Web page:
Understanding productivity trends
Market sector productivity — the output produced per hour worked — grew at an annual rate of 3.2 per cent during the five years to 1998-99, which was the fastest rate on record. In the five years to 2003-04, productivity growth eased to 2.2 per cent per year, which is around the average rate over the past four decades. On balance, business cycle fluctuations, international developments, investment in physical and human capital (including information and communication technology), and the movement of labour across industries did not cause this easing in productivity growth. Rather, these trends are apparent within a number of industries: mining, construction, utilities, wholesale trade, communications and finance and insurance. A closer inspection of these industries suggests that, with the exception of mining, the recent trends at least partly reflect an easing of growth rates towards their historical averages after the unusual productivity surge of the late 1990s.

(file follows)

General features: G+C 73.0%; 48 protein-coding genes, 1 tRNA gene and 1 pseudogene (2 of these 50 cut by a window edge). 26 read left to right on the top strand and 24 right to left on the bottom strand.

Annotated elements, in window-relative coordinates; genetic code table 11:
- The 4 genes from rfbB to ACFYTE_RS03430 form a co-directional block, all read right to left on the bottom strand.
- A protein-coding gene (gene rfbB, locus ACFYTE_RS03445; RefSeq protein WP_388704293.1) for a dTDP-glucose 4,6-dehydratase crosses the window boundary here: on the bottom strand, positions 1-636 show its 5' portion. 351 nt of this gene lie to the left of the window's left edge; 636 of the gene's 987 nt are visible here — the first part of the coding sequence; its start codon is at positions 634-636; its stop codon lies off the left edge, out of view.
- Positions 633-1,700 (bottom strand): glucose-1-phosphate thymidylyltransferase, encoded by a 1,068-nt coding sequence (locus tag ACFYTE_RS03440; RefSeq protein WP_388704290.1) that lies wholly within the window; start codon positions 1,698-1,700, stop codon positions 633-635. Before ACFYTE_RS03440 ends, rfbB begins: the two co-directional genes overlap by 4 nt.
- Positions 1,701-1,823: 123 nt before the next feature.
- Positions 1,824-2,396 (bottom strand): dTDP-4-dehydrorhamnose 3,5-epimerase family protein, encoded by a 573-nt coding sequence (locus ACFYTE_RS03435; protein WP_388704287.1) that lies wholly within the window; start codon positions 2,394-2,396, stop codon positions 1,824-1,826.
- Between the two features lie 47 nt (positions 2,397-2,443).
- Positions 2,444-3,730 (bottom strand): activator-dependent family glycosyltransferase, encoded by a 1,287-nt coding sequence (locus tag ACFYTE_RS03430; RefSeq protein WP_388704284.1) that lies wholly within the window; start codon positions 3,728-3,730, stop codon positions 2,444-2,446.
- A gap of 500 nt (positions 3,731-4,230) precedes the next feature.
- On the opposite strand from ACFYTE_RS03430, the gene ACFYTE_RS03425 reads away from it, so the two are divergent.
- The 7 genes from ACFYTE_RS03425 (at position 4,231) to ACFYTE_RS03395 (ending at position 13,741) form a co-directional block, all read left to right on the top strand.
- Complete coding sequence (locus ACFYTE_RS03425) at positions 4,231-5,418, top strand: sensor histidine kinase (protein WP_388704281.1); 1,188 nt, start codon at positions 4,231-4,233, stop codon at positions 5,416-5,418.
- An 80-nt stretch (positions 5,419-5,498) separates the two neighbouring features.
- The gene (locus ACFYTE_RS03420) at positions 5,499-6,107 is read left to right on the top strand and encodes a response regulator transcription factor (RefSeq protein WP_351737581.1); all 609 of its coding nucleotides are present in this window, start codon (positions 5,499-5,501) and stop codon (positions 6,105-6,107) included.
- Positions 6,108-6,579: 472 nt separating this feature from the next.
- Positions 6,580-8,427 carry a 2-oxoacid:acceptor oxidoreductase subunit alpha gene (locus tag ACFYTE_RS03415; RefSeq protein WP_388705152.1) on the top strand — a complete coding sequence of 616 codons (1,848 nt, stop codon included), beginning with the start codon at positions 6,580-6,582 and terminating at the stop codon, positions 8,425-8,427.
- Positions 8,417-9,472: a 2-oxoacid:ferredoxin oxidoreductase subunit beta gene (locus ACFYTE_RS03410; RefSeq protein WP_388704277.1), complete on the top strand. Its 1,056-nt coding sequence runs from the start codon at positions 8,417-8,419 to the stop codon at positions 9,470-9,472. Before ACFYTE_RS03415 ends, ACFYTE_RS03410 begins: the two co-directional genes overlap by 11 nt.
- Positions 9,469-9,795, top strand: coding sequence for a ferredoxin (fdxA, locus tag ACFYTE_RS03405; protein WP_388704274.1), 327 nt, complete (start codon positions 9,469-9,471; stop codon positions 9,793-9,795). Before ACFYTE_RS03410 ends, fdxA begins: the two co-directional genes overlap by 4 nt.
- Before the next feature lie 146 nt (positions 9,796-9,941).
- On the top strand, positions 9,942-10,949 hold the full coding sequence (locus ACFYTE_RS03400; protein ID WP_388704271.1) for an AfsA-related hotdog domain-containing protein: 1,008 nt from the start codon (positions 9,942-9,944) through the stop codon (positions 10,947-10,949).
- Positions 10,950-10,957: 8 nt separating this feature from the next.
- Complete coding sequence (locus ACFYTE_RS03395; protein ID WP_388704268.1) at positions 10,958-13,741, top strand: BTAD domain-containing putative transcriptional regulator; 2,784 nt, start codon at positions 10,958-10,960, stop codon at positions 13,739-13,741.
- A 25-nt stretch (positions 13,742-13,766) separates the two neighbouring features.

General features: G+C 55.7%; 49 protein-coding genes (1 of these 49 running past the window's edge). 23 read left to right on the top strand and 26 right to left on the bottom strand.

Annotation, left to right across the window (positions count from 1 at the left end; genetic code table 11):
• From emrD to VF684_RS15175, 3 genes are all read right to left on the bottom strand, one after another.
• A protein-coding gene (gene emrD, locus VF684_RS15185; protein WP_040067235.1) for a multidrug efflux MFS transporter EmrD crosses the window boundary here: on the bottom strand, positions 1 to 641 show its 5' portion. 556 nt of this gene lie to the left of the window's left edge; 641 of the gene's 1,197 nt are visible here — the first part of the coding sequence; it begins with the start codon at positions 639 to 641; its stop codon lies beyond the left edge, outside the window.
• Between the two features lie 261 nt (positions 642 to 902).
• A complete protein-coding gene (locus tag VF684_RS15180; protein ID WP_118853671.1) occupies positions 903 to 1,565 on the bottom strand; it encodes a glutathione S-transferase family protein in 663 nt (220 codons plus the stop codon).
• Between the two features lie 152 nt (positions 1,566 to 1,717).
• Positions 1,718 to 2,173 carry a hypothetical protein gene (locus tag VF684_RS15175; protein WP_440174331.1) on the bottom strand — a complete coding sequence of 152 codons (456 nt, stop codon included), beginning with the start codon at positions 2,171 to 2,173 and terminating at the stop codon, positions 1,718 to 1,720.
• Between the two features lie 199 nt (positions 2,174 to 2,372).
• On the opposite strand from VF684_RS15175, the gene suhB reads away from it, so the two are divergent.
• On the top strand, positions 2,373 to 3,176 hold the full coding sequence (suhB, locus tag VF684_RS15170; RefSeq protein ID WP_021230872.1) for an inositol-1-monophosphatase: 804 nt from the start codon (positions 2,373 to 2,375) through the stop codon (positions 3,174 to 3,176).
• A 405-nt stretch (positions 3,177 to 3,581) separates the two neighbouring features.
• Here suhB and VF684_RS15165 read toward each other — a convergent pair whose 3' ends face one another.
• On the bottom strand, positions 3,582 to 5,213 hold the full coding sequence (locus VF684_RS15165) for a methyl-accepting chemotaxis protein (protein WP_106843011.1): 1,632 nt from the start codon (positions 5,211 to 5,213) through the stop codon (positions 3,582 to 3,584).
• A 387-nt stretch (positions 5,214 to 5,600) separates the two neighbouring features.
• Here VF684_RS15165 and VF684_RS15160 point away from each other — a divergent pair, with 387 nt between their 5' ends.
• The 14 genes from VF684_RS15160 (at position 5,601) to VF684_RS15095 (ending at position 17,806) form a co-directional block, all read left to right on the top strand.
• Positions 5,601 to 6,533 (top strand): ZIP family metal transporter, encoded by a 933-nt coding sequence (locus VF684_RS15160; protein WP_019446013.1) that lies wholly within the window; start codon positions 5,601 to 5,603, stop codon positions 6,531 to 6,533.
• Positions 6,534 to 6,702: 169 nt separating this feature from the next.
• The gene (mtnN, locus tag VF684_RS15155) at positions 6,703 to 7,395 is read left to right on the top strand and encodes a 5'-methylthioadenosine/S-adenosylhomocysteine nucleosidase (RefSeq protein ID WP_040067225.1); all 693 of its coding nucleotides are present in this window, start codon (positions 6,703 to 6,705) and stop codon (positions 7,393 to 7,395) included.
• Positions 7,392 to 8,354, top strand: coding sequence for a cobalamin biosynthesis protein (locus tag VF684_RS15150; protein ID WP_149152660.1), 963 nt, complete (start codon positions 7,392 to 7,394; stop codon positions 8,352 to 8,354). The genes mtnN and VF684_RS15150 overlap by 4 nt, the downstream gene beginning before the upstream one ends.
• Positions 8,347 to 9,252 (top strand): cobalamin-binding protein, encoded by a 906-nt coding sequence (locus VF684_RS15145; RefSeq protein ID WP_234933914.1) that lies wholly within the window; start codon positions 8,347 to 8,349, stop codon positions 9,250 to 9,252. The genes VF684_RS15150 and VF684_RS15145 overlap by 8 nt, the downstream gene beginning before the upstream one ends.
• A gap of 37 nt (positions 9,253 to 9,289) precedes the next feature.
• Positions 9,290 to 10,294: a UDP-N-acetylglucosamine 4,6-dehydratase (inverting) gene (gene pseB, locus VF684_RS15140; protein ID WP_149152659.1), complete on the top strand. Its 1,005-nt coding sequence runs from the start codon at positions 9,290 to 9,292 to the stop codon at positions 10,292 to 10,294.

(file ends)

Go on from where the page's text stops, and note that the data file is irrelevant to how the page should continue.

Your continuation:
Volume (Year): (2006)
Issue (Month): 1 (March)
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- Jyoti Rahman, 2005. "Comparing Australian and United States productivity," Economic Roundup, The Treasury, Australian Government, issue 2, pages 27-45, June.
- Abbas Valadkhani, 2003.
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in: New Developments in Productivity Analysis, pages 225-302
National Bureau of Economic Research, Inc.
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- John G. Fernald & Susanto Basu, 1999. "Why is productivity procyclical? Why do we care?," International Finance Discussion Papers 638, Board of Governors of the Federal Reserve System (U.S.).
- Susanto Basu & John Fernald, 2000. "Why is productivity procyclical? Why do we care?," Working Paper Series WP-00-11, Federal Reserve Bank of Chicago.
- Graeme Davis & Gene Tunny, 2005. "International comparisons of research and development," Economic Roundup, The Treasury, Australian Government, issue 4, pages 63-82, December.
- David H. Romer & Jeffrey A. Frankel, 1999. "Does Trade Cause Growth?," American Economic Review, American Economic Association, vol. 89(3), pages 379-399, June.
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